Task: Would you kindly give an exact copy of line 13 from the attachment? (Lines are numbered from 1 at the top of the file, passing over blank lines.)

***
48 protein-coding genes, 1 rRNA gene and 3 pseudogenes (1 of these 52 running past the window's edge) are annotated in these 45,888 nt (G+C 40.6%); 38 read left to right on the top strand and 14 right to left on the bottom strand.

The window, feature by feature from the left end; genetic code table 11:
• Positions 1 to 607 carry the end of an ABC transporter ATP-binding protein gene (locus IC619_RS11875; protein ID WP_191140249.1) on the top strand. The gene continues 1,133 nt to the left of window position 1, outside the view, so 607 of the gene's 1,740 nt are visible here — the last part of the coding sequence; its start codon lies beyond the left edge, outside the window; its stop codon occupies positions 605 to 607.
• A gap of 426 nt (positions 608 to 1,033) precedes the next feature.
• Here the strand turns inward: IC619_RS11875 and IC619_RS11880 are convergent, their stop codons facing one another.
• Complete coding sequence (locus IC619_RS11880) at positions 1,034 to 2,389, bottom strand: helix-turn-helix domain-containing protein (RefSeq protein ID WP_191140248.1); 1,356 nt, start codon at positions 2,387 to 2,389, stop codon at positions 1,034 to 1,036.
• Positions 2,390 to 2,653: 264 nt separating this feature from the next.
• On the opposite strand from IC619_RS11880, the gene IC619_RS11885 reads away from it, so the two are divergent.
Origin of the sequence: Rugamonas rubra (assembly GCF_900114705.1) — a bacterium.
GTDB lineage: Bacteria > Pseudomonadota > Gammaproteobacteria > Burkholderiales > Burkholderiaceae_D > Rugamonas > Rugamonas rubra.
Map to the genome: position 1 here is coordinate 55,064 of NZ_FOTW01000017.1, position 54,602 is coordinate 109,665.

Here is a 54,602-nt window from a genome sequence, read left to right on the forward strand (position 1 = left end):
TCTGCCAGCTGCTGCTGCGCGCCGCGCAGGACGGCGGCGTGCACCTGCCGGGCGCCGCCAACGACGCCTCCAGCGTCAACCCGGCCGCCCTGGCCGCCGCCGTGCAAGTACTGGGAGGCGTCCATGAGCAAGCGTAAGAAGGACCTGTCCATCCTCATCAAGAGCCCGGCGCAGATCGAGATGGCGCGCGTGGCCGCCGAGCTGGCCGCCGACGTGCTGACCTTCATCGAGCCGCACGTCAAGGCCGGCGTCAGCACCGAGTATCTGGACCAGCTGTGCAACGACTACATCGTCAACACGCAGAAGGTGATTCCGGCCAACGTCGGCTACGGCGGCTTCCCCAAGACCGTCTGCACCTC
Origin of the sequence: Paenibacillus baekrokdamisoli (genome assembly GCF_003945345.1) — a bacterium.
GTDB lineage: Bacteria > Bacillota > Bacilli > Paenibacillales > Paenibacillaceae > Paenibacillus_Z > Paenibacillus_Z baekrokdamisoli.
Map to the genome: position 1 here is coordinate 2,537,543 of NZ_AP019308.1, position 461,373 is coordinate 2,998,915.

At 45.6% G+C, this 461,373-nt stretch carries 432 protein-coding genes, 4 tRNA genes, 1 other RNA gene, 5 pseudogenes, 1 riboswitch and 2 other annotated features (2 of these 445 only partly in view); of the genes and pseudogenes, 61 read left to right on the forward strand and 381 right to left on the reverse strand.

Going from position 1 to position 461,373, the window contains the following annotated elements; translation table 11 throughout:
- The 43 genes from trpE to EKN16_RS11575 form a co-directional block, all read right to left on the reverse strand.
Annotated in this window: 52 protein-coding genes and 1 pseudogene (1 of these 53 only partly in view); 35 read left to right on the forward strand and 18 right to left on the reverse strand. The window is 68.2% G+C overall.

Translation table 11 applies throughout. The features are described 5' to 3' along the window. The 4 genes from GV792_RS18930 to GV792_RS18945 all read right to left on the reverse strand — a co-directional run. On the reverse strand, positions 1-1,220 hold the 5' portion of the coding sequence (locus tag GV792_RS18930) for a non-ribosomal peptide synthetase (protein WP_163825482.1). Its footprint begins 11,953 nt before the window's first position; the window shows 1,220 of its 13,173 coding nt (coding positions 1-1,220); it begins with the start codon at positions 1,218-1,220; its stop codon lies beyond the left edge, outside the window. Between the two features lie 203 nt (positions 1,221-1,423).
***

TCTGCCAGCTGCTGCTGCGCGCCGCGCAGGACGGCGGCGTGCACCTGCCGGGCGCCGCCAACGACGCCTCCAGCGTCAACCCGGCCGCCCTGGCCGCCGCCGTGCAAGTACTGGGAGGCGTCCATGAGCAAGCGTAAGAAGGACCTGTCCATCCTCATCAAGAGCCCGGCGCAGATCGAGATGGCGCGCGTGGCCGCCGAGCTGGCCGCCGACGTGCTGACCTTCATCGAGCCGCACGTCAAGGCCGGCGTCAGCACCGAGTATCTGGACCAGCTGTGCAACGACTACATCGTCAACACGCAGAAGGTGATTCCGGCCAACGTCGGCTACGGCGGCTTCCCCAAGACCGTCTGCACCTC